A lot or a little?
The parents' guide to what's in this game.
What parents need to know
Parents need to know that while this is an "E"-rated game, it still employs a lot of beat-'em-up action. Players karate-chop or punch cute-looking animals, peasants, rats, Merry Men, knights and a host of other "baddies." While the movie had very few fight scenes and lots of clever humor, the video game reverses that trend by providing lots of fight scenes and very little clever humor.
What's it about?
SHREK 2 is a linear game with 11 levels, which roughly parallel the plot of the movie --Shrek and his wife, Princess Fiona, journey to the Land of Far, Far Away to meet Fiona's less-than-welcoming parents. It's an action/adventure game full of typical platform gaming challenges, including collecting items, fighting a host of baddies, and solving puzzles. You play as a team of four characters, with the ability to switch constantly among the four. Since each character has special abilities, gameplay requires figuring out which character should tackle a given challenge.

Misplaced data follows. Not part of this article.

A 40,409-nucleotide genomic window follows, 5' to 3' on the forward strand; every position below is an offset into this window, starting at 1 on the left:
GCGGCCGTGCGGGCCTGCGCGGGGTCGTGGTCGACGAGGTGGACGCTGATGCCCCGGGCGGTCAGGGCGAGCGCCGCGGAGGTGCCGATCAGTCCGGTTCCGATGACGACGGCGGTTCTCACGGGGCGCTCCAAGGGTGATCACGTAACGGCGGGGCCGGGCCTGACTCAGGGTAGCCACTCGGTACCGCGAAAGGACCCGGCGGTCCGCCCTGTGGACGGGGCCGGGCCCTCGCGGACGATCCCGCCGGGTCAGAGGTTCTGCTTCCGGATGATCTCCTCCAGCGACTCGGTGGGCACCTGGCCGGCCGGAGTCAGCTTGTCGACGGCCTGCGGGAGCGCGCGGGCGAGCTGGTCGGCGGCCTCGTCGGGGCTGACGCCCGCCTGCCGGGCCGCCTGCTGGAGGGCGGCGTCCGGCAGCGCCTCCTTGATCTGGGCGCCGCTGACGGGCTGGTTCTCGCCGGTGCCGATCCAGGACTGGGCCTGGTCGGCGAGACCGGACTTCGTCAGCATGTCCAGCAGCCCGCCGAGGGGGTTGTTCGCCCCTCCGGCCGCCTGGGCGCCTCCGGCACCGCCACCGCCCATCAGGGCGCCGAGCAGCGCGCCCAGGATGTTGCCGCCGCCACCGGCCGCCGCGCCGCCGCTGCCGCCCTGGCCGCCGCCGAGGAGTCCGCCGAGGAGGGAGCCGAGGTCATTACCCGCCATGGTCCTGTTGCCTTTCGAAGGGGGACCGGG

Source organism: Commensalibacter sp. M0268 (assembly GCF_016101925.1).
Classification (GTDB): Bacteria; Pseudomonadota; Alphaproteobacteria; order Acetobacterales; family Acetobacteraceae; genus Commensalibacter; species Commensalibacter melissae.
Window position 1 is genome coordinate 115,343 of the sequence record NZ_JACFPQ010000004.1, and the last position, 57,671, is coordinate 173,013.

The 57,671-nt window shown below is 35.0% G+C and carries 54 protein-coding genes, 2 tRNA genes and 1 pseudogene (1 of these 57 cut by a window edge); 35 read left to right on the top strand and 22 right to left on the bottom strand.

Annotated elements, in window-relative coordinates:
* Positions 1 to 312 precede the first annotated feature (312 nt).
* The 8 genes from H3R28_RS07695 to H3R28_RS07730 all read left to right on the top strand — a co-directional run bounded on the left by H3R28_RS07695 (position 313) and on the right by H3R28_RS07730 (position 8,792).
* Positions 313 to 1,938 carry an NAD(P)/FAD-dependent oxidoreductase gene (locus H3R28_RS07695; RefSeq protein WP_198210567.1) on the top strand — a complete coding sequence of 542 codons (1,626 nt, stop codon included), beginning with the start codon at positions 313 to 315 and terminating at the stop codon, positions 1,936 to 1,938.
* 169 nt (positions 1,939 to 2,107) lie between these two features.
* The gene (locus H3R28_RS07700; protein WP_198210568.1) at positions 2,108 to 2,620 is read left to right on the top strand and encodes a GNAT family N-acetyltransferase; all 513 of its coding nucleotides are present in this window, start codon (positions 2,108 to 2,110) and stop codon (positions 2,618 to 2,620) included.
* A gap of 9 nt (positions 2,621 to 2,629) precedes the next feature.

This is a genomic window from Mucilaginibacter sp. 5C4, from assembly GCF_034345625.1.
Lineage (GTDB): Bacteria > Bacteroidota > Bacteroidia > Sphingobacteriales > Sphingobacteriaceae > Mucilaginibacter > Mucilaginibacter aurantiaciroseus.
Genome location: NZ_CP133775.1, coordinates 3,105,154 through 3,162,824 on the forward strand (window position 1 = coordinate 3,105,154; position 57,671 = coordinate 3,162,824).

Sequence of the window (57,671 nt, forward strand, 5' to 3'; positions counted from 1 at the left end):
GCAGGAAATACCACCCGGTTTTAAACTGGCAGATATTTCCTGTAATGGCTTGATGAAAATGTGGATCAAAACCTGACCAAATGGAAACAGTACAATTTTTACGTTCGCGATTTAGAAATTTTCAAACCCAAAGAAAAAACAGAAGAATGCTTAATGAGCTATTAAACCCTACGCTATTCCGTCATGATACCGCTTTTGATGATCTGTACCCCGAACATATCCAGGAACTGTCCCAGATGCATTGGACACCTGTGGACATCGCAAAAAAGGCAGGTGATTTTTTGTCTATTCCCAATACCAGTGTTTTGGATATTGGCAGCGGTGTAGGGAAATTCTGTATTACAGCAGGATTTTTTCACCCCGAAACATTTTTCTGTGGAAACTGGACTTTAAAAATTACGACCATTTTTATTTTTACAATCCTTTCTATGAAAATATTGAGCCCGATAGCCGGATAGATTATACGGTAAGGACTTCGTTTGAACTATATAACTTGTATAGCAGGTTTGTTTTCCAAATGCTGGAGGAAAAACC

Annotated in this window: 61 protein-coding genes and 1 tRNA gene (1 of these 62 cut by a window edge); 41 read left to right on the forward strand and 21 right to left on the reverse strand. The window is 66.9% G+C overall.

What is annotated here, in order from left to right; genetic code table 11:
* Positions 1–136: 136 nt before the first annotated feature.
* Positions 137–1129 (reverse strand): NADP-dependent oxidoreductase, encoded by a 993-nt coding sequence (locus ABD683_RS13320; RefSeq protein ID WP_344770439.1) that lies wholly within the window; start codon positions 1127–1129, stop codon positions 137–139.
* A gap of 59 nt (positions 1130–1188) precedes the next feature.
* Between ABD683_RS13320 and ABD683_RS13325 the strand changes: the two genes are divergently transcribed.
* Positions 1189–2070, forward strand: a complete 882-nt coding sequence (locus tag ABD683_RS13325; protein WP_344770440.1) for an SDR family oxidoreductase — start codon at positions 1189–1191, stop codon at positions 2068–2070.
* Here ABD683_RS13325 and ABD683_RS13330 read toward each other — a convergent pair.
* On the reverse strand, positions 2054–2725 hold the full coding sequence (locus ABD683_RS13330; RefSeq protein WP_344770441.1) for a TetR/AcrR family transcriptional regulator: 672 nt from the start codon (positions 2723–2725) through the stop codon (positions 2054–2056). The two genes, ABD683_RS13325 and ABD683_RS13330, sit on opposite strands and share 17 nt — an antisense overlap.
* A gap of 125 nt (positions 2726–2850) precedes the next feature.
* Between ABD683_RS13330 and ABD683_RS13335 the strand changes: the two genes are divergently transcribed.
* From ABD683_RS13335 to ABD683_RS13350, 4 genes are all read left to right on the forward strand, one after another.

Another interesting aspect of this game is the ability to play cooperatively. At any time in the game, additional players can join the fun by simply plugging in a controller and hitting the \"start\" button. Friends can go in and out of the game without affecting the linear progression of the story for the main player.
Is it any good?
Shrek 2, the movie, charms most viewers with its use of fairy tale puns and humor. Basing a video game on this witty movie, with its endearing characters and unique settings, would seem to be an easy recipe for creating a top-notch video game for youngsters. Unfortunately, Shrek 2 fails to deliver the humor and cleverness we have come to expect from this license. But the game does have some unique aspects that may make it worth exploring.
If you don't mind having your kids play a video game in which they spend a lot of time beating up bad guys, you'll like this game. It encourages kids to work together to figure out challenges. Once finished, kid-testers thought they would not play it again, so they suggested renting the game instead of buying it.
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Common Sense Media's unbiased ratings are created by expert reviewers and aren't influenced by the product's creators or by any of our funders, affiliates, or partners.